Modified STOP-Bang Tool for Stratifying Obstructive Sleep Apnea Risk in Adolescent ChildrenReport as inadecuate

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Obstructive sleep apnea OSA is prevalent in children and diagnostic polysomnography is costly and not readily available in all areas. We developed a pediatric modification of a commonly used adult clinical prediction tool for stratifying the risk of OSA and the need for polysomnography.


A total of 312 children age 9–17 years from phase 2 of the Tucson Children’s Assessment of Sleep Apnea cohort study, with complete anthropomorphic data, parent questionnaires, and home polysomnograms were included. An adolescent modification of STOP-Bang teen STOP-Bang was developed and included snoring, tired, observed apnea, blood pressure ≥ 95th percentile, BMI > 95th percentile, academic problems, neck circumference >95th percentile for age, and male gender. An apnea-hypopnea index ≥ 1.5 events-hour was considered diagnostic of OSA.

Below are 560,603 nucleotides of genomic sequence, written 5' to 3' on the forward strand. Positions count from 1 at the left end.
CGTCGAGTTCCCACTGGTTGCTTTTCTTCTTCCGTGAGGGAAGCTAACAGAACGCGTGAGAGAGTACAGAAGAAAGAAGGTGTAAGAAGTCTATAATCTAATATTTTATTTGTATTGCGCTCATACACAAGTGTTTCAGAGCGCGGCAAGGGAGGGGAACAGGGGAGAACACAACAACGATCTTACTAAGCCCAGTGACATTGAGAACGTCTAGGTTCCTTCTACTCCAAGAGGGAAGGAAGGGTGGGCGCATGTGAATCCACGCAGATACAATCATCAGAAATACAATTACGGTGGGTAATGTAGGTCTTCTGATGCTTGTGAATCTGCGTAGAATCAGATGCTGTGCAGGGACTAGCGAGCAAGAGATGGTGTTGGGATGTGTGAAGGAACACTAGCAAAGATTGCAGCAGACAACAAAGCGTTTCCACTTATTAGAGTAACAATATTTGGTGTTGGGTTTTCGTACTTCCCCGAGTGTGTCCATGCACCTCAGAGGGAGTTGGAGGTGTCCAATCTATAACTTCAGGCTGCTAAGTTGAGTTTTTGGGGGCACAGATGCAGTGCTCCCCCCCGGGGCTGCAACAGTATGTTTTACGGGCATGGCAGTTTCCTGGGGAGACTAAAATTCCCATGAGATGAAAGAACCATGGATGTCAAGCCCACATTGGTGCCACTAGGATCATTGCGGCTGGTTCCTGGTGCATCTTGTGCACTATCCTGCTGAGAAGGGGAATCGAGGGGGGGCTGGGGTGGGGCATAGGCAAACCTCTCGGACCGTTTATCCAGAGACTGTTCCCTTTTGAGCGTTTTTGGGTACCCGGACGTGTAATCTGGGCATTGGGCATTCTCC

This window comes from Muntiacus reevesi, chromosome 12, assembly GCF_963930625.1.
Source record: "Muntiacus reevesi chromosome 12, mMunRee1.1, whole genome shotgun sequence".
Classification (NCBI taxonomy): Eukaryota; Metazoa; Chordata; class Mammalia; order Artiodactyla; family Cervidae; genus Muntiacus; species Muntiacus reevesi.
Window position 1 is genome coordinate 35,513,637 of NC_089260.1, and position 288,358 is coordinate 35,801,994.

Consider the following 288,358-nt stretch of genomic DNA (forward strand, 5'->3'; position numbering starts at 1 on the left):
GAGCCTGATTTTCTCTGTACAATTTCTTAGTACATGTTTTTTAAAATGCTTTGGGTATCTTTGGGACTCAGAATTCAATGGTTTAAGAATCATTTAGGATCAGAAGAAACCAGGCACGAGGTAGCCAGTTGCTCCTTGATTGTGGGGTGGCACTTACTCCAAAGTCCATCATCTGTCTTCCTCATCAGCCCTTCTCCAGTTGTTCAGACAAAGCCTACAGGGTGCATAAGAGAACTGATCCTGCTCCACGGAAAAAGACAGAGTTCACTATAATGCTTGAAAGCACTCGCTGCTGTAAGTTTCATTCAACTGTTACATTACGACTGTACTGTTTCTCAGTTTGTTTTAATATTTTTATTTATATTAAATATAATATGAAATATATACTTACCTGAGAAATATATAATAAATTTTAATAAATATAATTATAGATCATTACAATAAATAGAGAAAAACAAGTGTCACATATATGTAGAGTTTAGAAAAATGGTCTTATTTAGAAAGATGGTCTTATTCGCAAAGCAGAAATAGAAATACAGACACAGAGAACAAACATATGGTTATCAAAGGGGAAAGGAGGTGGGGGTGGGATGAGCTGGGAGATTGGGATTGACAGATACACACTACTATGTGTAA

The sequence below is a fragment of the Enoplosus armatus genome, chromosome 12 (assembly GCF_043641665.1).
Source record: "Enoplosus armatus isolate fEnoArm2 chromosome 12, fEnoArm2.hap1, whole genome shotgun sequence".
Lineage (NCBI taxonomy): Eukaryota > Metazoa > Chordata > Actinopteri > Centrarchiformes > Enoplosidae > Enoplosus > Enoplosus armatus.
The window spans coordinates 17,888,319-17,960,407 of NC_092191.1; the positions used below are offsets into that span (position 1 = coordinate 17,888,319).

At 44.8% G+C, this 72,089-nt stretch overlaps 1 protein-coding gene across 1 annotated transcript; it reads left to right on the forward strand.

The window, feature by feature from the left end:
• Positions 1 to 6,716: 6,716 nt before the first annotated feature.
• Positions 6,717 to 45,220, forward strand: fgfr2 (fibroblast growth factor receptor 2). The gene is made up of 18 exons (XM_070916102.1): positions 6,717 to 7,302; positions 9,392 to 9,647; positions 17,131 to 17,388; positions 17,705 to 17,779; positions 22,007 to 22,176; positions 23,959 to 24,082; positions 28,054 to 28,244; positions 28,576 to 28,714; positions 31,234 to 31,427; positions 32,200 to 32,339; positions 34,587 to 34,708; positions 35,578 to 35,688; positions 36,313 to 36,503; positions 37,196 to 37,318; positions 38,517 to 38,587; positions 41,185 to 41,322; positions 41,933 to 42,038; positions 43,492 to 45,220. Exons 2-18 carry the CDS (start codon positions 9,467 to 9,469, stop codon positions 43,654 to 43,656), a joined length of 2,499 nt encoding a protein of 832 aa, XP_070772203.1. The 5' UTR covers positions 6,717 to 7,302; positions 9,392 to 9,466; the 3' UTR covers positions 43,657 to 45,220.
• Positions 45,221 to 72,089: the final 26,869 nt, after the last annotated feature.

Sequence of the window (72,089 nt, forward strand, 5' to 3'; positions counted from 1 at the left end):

Receiver Operator Characteristic ROC curves for parent-reported STOP-Bang scores were generated for teenage and pre-teen children. A STOP-Bang score of < 3 in teenagers was associated with a negative predictive value of 0.96. ROC curves were also generated based upon child-reported sexual maturity rating SMR; n = 291. The ability of teen STOP-Bang to discriminate the presence or absence of OSA as measured by the AUC for children with SMR ≥ 4 0.83; 95%CI 0.71–0.95 was better than children with SMR < 4 0.63; 95%CI 0.46–0.81; p = 0.048.


In community dwelling adolescents, teen STOP-Bang may be useful in stratifying the risk of OSA.

Author: Daniel Combs , James L. Goodwin, Stuart F. Quan, Wayne J. Morgan, Sairam Parthasarathy



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